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MARIN COUNTY'S NEWS MONTHLY - FREE PRESS
(415)868-1600 - (415)868-0502(fax) - P.O. Box 31, Bolinas, CA, 94924

October, 2005

 

Sierra Club Endorses "Death of an Estuary"
By Josh Churchman

Bolinas Lagoon may hold the record for the most money spent on studies.
The Sierra Club's spokesperson, Gordon Bennett is against any "restoration" of the Bolinas Lagoon.
In an odd twist of reality, the Sierra Club is against dredging because of the "uncertainty that surrounds any restoration project and the concern for marine organisms that may suffer or die during the dredging process."
However, when the Bolinas Lagoon does close off from the ocean (periodic or not) all those marine organisms that rely on oxygen and nutrients from the daily tidal cycle will die. All the clams, worms, fish and countess others will suffocate.
The birds will be OK. Of all the creatures that use the Bolinas Lagoon, the birds have been studied and documented above all others. There are no studies on current or past fish populations. The populations of birds has changed over the past thirty years from a diving bird dominance in the 1970s to a marsh bird dominance currently. This tells a story of the lagoon's destiny.
One hundred years ago, before the roads were improved, the people of Bolinas used boats to commute to San Francisco. Boats took cargo and people to and from Bolinas regularly and the boats were not small. There are hundreds of historical photographs of the various schooners that plied their trade through the mouth of the lagoon into the ever-rough waters off the Golden Gate.
History shows that this lagoon has never closed off from the ocean before, and history also shows that this lagoon has never been shallower or closer to closure than ever before as well.
It is an opinion-not a fact, that the Bolinas Lagoon will stay open to the sea. It is also an opinion that everything will be fine if there is a "temporary" closure.
One analogy might be to compare the Bolinas Lagoon to an aquarium. Today the pumps are on, the tides are moving water in and out, the fish are swimming and the clams are filtering food and oxygen. In an aquarium if the pump is turned off and the heater or chiller is turned off for a day or two, everything in the aquarium dies. It is tragic. Why wouldn't the same principle apply for an estuary?
"New science shows that the current sedimentation of the lagoon is ocean borne." Each year there is new science that renders all previous science obsolete.
Sand from the ocean does not stay suspended in the water long enough to travel several miles up into the "mud flats" of the Bolinas Lagoon.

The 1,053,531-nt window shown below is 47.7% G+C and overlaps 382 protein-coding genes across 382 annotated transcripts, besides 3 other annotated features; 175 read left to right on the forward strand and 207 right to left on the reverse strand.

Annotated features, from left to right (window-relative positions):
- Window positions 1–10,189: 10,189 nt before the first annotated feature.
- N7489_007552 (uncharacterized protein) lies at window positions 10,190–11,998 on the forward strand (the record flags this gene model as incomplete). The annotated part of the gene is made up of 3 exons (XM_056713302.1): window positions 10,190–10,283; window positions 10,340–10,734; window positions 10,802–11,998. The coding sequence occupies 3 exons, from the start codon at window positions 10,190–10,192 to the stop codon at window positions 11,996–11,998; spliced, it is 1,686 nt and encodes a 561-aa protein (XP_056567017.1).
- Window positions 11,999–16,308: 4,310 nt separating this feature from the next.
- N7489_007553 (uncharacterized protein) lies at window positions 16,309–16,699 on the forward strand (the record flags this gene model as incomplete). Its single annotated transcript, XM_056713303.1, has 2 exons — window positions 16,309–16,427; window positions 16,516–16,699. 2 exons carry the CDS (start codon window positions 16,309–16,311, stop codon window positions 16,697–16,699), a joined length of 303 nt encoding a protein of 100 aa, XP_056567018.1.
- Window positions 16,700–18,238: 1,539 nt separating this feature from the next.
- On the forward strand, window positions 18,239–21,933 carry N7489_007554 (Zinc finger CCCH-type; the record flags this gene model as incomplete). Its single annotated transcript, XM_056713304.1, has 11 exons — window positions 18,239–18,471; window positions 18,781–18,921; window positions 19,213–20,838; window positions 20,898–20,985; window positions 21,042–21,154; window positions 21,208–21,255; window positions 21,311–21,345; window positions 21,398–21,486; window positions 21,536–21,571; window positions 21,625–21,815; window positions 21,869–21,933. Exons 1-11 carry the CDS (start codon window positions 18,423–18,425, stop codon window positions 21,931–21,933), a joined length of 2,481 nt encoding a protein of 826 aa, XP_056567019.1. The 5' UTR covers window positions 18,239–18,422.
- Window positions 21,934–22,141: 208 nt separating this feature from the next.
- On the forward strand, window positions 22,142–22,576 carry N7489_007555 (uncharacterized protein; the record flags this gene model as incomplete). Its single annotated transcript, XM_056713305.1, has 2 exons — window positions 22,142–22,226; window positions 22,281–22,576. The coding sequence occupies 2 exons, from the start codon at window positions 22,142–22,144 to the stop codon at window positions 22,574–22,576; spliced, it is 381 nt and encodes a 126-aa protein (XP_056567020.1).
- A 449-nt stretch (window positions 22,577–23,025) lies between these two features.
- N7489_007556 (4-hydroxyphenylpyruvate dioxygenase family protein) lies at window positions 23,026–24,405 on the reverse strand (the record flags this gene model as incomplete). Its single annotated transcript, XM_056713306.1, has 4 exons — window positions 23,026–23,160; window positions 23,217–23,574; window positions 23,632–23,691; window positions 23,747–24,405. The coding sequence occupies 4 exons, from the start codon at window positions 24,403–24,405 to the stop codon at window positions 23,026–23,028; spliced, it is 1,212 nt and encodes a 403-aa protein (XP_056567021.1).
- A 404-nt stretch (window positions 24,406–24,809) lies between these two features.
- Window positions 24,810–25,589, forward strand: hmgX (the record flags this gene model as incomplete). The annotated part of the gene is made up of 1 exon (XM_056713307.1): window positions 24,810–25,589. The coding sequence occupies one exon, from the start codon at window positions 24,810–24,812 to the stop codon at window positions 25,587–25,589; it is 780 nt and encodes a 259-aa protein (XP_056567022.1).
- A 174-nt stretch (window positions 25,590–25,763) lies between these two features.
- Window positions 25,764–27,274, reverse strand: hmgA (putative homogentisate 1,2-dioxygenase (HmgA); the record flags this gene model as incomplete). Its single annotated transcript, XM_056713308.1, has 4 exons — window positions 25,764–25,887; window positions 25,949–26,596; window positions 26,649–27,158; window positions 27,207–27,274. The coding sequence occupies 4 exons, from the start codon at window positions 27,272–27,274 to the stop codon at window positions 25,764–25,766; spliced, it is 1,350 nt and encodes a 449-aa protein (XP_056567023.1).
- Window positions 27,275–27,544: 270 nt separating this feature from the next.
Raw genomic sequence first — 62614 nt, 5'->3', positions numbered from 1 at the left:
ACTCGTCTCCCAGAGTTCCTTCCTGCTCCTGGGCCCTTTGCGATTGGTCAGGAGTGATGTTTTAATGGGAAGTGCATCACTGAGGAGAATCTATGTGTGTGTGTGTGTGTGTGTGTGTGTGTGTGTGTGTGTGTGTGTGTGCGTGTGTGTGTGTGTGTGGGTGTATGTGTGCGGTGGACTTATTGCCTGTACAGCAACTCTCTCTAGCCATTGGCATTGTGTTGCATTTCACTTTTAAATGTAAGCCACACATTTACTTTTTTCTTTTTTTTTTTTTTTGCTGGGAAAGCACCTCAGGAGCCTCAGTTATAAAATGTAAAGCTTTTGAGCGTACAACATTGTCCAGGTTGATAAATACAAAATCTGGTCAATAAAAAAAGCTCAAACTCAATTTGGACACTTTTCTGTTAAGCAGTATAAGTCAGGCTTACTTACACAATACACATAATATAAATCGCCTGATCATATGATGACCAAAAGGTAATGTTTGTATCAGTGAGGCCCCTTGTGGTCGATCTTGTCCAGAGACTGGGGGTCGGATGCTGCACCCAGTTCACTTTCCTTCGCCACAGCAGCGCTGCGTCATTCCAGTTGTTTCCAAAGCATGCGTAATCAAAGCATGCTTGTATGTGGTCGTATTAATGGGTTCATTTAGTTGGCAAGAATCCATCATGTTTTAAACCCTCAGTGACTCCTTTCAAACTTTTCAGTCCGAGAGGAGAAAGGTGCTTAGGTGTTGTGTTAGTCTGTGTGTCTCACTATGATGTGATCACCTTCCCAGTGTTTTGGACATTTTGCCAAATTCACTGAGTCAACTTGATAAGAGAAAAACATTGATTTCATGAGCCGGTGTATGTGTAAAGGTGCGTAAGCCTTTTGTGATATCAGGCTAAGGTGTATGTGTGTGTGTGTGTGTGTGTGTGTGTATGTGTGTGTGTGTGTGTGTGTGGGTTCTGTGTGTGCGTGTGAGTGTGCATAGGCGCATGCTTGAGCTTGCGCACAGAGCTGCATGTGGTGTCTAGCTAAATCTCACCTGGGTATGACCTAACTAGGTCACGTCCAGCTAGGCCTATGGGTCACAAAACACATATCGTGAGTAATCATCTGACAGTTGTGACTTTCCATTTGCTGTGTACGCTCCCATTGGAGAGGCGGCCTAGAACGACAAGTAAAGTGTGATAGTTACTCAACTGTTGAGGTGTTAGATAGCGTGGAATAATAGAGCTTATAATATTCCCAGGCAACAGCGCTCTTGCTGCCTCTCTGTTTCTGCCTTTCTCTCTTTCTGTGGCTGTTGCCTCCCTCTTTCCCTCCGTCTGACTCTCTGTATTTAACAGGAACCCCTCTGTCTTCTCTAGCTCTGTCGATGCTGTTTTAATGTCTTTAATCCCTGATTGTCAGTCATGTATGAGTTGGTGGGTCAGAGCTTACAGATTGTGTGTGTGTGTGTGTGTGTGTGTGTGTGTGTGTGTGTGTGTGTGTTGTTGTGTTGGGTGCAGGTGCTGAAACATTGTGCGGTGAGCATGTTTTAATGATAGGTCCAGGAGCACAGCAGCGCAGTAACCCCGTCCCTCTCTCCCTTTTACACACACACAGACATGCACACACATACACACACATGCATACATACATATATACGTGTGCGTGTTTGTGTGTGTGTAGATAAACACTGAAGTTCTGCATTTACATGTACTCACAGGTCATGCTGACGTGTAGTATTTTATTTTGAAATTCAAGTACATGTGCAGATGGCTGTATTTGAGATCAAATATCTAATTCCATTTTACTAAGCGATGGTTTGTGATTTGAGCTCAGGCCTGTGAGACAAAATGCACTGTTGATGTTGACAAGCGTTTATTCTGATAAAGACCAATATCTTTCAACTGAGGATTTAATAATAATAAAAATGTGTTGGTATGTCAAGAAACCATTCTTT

New science has a new meaning when organizations like the Sierra Club can have an outcome in mind and then steer the science or data towards the outcome of choice.
To say the Bolinas Lagoon has always been a shallow mud-filled estuary is not a fact. It is another opinion that supports a "do nothing" solution.
History shows that large wooden schooners traveled far up into the lagoon. There is no possible way that one of these old schooners could even enter the mouth of the lagoon today, even at the highest tide of the year. How can the Sierra Club say nothing has changed when local residents have seen drastic changes over the past thirty years?
Beware the Sierra Club and its "no worries" attitude.
Humankind has influenced the Bolinas Lagoon immensely. We have filled her in to build homes. We have manipulated her shorelines, we have logged her hillsides and we have studied parts of her in depth. There can be no doubt that human interaction with the Bolinas Lagoon has been detrimental and it has accelerated the natural processes.
Do we have an obligation for ourselves and for future generations to "restore" the Bolinas Lagoon? I think we do and the Sierra Club thinks we do not. An ecosystem is complex. It is a melding of not only birds and seals. An ecosystem like the lagoon is based on tidal flow. Eventually Bolinas Lagoon would develop a new ecosystem if it were to close off from the sea. But today, the current ecosystem needs fresh, new water every day.
If no dredging means an end to an ecosystem like the lagoon, is the environmental cost too high?
Why does the Sierra Club want the Bolinas Lagoon left high and dry? I thought they were pro-environment.

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